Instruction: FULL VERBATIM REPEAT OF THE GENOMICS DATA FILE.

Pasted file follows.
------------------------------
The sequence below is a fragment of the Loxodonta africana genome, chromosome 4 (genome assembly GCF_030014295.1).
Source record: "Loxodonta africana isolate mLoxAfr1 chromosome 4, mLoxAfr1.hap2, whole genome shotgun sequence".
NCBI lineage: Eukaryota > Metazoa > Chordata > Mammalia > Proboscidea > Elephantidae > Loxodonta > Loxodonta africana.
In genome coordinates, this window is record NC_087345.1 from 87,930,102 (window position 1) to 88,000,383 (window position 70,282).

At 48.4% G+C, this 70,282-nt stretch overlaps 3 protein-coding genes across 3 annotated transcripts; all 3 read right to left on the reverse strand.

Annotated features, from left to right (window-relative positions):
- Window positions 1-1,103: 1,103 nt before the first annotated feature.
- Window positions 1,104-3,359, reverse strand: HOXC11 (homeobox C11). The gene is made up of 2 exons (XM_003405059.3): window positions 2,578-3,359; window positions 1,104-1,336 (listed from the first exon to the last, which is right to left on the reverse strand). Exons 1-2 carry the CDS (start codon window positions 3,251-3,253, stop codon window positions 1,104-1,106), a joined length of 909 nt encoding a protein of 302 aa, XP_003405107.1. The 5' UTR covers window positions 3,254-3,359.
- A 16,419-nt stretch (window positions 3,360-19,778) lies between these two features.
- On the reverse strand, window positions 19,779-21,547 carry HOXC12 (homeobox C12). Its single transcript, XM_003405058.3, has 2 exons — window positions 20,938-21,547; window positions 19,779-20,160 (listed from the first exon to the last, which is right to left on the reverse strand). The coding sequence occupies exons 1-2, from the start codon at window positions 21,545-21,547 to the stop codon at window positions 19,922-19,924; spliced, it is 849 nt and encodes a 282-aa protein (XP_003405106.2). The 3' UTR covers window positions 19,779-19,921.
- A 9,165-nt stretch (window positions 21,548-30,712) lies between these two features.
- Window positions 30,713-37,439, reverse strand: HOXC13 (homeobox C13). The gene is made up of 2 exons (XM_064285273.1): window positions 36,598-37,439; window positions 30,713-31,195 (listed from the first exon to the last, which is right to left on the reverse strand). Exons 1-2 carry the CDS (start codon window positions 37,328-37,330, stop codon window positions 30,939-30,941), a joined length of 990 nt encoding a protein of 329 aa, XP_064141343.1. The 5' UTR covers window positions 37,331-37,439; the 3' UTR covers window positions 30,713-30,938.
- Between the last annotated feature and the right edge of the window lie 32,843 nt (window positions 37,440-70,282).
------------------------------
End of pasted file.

The sequence below is a fragment of the Loxodonta africana genome, chromosome 4 (genome assembly GCF_030014295.1).
Source record: "Loxodonta africana isolate mLoxAfr1 chromosome 4, mLoxAfr1.hap2, whole genome shotgun sequence".
NCBI lineage: Eukaryota > Metazoa > Chordata > Mammalia > Proboscidea > Elephantidae > Loxodonta > Loxodonta africana.
In genome coordinates, this window is record NC_087345.1 from 87,930,102 (window position 1) to 88,000,383 (window position 70,282).

At 48.4% G+C, this 70,282-nt stretch overlaps 3 protein-coding genes across 3 annotated transcripts; all 3 read right to left on the reverse strand.

Annotated features, from left to right (window-relative positions):
- Window positions 1-1,103: 1,103 nt before the first annotated feature.
- Window positions 1,104-3,359, reverse strand: HOXC11 (homeobox C11). The gene is made up of 2 exons (XM_003405059.3): window positions 2,578-3,359; window positions 1,104-1,336 (listed from the first exon to the last, which is right to left on the reverse strand). Exons 1-2 carry the CDS (start codon window positions 3,251-3,253, stop codon window positions 1,104-1,106), a joined length of 909 nt encoding a protein of 302 aa, XP_003405107.1. The 5' UTR covers window positions 3,254-3,359.
- A 16,419-nt stretch (window positions 3,360-19,778) lies between these two features.
- On the reverse strand, window positions 19,779-21,547 carry HOXC12 (homeobox C12). Its single transcript, XM_003405058.3, has 2 exons — window positions 20,938-21,547; window positions 19,779-20,160 (listed from the first exon to the last, which is right to left on the reverse strand). The coding sequence occupies exons 1-2, from the start codon at window positions 21,545-21,547 to the stop codon at window positions 19,922-19,924; spliced, it is 849 nt and encodes a 282-aa protein (XP_003405106.2). The 3' UTR covers window positions 19,779-19,921.
- A 9,165-nt stretch (window positions 21,548-30,712) lies between these two features.
- Window positions 30,713-37,439, reverse strand: HOXC13 (homeobox C13). The gene is made up of 2 exons (XM_064285273.1): window positions 36,598-37,439; window positions 30,713-31,195 (listed from the first exon to the last, which is right to left on the reverse strand). Exons 1-2 carry the CDS (start codon window positions 37,328-37,330, stop codon window positions 30,939-30,941), a joined length of 990 nt encoding a protein of 329 aa, XP_064141343.1. The 5' UTR covers window positions 37,331-37,439; the 3' UTR covers window positions 30,713-30,938.
- Between the last annotated feature and the right edge of the window lie 32,843 nt (window positions 37,440-70,282).